Similar to Chapter 7 Bankruptcy filings, Chapter 13 also applies the “means test” to assess the debtor’s situation. The difference in a Chapter 13 Bankruptcy, however, is that in this instance it is used to figure out whether the debtor should be given three or five years to pay down all of their debts.
In most cases, a debtor will only be granted three years to pay off their debts if they earn less than the median family income level in their state. On the other hand, the length of time may be increased to five years if the debtor earns more than the state median income or if the debtor requests an extension from the court. A debtor may be able to modify their repayment plan if they can demonstrate they suffered some kind of financial setback or short-term issue.
Will the Judge Confirm My Chapter 13 Bankruptcy Plan?
In order for a debtor to increase their chances of getting a judge to confirm their Chapter 13 Bankruptcy Plan, they must demonstrate a few reasons why their plan is feasible first. Some factors that a court will consider in assessing how strong a plan is include the following:
- The first item that a judge will look at when reviewing a bankruptcy repayment plan is how realistic it is in succeeding. Although most courts are lenient when it comes to this requirement, no payment plans should exceed a debtor’s expected amount of income.
- Next, the debtor must provide proof of all available income, including wages, loans from family or friends, and any other forms of payments that can be used to pay off their debts.
- Additionally, the plan must be proposed in good faith and must not violate any laws. If a debtor proposes to pay back a loan shark before they take care of their child support payments, then this plan would clearly not exhibit good faith intentions because it would violate a bankruptcy law concerning the priority of creditors.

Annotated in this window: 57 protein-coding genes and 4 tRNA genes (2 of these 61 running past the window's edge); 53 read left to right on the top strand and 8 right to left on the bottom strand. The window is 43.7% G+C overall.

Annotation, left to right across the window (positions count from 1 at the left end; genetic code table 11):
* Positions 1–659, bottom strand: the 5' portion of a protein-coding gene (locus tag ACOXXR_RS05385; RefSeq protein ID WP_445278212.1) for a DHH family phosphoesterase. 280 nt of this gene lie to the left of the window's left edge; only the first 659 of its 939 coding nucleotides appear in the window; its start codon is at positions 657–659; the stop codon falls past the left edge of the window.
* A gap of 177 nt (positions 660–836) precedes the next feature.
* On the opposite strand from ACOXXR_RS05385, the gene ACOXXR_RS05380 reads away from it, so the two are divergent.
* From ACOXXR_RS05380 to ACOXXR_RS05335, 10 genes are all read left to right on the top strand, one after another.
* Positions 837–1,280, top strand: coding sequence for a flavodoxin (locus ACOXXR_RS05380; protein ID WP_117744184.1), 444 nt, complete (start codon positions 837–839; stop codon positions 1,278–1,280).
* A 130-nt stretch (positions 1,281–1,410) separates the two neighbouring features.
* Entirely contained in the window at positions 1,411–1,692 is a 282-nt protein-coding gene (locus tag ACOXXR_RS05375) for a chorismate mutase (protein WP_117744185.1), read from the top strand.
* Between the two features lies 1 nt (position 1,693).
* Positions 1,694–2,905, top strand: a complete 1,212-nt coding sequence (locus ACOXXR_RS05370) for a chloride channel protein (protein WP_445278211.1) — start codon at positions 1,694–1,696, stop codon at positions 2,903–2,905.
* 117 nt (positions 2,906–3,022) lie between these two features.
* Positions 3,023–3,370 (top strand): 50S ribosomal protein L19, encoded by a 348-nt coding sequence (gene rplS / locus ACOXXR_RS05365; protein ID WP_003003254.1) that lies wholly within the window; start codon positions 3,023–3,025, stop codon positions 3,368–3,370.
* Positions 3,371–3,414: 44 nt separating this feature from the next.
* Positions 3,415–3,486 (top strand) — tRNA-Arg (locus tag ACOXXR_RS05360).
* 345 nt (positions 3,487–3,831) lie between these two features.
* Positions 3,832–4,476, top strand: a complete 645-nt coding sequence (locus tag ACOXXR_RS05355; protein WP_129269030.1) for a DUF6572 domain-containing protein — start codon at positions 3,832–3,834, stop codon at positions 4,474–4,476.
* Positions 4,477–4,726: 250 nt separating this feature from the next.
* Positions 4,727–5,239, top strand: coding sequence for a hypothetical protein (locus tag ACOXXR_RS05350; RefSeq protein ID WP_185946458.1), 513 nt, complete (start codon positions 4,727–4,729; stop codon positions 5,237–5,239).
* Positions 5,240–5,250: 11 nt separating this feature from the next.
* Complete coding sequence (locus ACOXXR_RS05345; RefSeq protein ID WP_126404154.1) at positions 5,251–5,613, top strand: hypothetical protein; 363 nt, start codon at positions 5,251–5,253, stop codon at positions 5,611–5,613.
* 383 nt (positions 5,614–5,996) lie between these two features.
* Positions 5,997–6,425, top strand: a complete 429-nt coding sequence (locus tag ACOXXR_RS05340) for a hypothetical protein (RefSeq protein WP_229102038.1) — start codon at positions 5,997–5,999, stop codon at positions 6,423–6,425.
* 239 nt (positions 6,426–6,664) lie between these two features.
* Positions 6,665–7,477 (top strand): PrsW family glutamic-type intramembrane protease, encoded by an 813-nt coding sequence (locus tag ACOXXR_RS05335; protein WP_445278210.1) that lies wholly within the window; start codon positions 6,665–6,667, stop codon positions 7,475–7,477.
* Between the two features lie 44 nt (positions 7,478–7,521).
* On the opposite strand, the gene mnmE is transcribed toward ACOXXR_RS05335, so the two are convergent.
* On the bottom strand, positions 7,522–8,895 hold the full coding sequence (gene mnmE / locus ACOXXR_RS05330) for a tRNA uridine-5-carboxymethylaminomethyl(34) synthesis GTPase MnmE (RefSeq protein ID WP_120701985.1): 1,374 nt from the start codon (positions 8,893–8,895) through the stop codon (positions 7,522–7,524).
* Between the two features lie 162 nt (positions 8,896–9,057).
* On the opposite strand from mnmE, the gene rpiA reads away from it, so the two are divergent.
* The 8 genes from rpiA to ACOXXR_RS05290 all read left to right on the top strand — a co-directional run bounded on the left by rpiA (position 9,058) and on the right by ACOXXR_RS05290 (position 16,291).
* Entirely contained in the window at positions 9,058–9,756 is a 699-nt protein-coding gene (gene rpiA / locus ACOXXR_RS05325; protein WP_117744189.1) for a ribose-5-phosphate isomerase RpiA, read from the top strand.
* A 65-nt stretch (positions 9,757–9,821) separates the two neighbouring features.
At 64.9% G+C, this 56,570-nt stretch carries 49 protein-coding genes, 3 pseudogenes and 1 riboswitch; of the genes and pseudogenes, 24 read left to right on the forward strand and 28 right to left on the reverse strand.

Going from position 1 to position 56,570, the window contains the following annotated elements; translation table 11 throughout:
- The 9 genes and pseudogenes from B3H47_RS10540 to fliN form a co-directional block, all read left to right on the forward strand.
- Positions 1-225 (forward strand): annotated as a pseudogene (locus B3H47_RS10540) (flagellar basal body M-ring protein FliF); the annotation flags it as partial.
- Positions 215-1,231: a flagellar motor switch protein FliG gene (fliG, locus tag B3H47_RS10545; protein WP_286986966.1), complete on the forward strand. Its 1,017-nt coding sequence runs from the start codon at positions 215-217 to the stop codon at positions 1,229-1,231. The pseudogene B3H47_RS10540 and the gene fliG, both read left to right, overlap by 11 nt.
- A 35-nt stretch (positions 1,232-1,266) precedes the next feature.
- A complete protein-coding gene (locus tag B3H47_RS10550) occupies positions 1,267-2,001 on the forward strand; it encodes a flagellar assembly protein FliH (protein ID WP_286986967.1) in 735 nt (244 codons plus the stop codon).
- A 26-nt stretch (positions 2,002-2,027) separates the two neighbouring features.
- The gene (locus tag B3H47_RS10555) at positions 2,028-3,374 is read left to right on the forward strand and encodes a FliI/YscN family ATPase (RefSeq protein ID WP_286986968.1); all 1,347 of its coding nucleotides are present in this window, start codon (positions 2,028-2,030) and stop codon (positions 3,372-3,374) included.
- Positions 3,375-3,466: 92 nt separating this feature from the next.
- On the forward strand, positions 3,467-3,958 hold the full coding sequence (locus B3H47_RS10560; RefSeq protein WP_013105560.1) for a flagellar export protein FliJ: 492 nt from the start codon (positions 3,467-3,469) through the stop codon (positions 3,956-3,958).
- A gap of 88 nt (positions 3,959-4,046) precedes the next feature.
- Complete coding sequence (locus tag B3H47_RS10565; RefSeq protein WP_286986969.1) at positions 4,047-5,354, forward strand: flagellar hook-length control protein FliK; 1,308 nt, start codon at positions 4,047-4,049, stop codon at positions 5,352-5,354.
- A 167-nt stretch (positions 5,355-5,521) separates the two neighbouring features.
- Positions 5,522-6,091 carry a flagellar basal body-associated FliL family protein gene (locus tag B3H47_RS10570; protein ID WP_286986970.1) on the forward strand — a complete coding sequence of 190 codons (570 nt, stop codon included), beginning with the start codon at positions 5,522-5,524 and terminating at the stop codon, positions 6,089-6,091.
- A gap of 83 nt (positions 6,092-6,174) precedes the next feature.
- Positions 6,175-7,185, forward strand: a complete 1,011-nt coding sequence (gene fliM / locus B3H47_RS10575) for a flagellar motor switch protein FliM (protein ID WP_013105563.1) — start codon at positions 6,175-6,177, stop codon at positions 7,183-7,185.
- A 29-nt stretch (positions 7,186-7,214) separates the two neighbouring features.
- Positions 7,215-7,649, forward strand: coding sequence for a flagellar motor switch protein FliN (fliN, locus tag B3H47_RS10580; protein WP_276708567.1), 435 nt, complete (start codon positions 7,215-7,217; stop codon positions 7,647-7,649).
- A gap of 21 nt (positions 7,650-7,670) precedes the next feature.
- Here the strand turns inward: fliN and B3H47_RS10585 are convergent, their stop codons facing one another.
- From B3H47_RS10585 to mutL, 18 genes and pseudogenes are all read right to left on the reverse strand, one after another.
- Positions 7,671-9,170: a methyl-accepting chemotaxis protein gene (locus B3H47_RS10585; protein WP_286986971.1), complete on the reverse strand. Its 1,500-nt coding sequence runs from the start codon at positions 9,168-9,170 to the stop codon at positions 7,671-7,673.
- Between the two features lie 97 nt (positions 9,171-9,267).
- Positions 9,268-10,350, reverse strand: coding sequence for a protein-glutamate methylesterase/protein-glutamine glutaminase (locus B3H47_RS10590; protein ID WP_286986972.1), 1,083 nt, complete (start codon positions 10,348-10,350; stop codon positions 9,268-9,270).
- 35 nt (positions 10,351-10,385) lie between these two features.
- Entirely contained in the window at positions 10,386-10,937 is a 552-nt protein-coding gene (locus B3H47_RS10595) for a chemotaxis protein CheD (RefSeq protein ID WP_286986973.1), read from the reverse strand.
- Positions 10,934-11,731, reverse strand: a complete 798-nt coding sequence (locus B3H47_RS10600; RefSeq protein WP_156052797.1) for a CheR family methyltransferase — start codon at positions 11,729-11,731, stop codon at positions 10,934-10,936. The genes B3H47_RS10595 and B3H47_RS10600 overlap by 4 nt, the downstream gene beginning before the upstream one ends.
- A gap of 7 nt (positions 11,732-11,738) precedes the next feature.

- One other important factor that can significantly impact the chances of obtaining a court’s approval is similar to the good faith requirement, but has to do with creditors. For instance, an unsecured creditor (e.g., a credit card company) cannot receive payments that are less than what they would have received if the debtor had filed for Chapter 7 Bankruptcy instead.
- As an example, if in a Chapter 7 Bankruptcy the credit card company would have been paid at least $500, then a debtor who filed for Chapter 13 Bankruptcy may not pay that credit card company less than $500 under their Chapter 13 repayment plan.
Will My Bankruptcy Case Get Dismissed If I Fall behind or Miss Payments on My Chapter 13 Plan?
A debtor may face many consequences if they miss or fall behind on their payments under a Chapter 13 repayment plan. For instance, their plan or case may not get confirmed by the time it gets to court. Chapter 13 proceedings take much longer than Chapter 7 cases.
In other words, it may be months until a court hears and rules on a Chapter 13 Bankruptcy petition. Thus, if a debtor misses payments under their plan before a court even confirms it, then the court may dismiss their case or object to their repayment plan.
Another consequence to missing or falling behind on payments is that the debtor’s creditors may seek relief from a court’s automatic stay.